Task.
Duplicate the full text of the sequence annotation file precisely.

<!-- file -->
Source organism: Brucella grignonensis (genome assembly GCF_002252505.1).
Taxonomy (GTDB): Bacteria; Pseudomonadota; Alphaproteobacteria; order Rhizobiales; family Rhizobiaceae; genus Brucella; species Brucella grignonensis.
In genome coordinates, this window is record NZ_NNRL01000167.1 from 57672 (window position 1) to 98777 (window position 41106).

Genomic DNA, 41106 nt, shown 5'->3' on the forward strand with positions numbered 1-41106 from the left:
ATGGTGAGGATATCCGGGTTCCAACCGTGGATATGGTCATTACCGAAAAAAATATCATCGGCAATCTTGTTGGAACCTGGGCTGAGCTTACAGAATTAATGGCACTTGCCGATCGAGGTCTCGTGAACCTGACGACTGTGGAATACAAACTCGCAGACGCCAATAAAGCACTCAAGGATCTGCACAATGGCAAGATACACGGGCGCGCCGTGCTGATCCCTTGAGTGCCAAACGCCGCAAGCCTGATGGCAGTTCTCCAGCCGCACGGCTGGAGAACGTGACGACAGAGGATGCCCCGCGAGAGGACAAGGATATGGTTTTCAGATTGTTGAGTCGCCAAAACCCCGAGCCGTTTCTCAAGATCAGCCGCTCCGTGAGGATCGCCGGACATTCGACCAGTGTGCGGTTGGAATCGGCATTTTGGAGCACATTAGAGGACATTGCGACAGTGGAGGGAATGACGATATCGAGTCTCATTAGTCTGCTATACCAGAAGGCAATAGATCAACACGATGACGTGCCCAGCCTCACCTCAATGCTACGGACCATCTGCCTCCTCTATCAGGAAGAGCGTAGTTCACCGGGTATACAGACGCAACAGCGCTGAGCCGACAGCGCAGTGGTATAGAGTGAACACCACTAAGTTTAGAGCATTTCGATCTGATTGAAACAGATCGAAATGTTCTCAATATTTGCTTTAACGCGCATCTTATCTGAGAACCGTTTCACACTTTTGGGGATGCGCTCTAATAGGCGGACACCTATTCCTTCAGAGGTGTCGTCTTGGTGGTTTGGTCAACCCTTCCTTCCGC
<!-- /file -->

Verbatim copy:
Source organism: Brucella grignonensis (genome assembly GCF_002252505.1).
Taxonomy (GTDB): Bacteria; Pseudomonadota; Alphaproteobacteria; order Rhizobiales; family Rhizobiaceae; genus Brucella; species Brucella grignonensis.
In genome coordinates, this window is record NZ_NNRL01000167.1 from 57672 (window position 1) to 98777 (window position 41106).

Genomic DNA, 41106 nt, shown 5'->3' on the forward strand with positions numbered 1-41106 from the left:
ATGGTGAGGATATCCGGGTTCCAACCGTGGATATGGTCATTACCGAAAAAAATATCATCGGCAATCTTGTTGGAACCTGGGCTGAGCTTACAGAATTAATGGCACTTGCCGATCGAGGTCTCGTGAACCTGACGACTGTGGAATACAAACTCGCAGACGCCAATAAAGCACTCAAGGATCTGCACAATGGCAAGATACACGGGCGCGCCGTGCTGATCCCTTGAGTGCCAAACGCCGCAAGCCTGATGGCAGTTCTCCAGCCGCACGGCTGGAGAACGTGACGACAGAGGATGCCCCGCGAGAGGACAAGGATATGGTTTTCAGATTGTTGAGTCGCCAAAACCCCGAGCCGTTTCTCAAGATCAGCCGCTCCGTGAGGATCGCCGGACATTCGACCAGTGTGCGGTTGGAATCGGCATTTTGGAGCACATTAGAGGACATTGCGACAGTGGAGGGAATGACGATATCGAGTCTCATTAGTCTGCTATACCAGAAGGCAATAGATCAACACGATGACGTGCCCAGCCTCACCTCAATGCTACGGACCATCTGCCTCCTCTATCAGGAAGAGCGTAGTTCACCGGGTATACAGACGCAACAGCGCTGAGCCGACAGCGCAGTGGTATAGAGTGAACACCACTAAGTTTAGAGCATTTCGATCTGATTGAAACAGATCGAAATGTTCTCAATATTTGCTTTAACGCGCATCTTATCTGAGAACCGTTTCACACTTTTGGGGATGCGCTCTAATAGGCGGACACCTATTCCTTCAGAGGTGTCGTCTTGGTGGTTTGGTCAACCCTTCCTTCCGC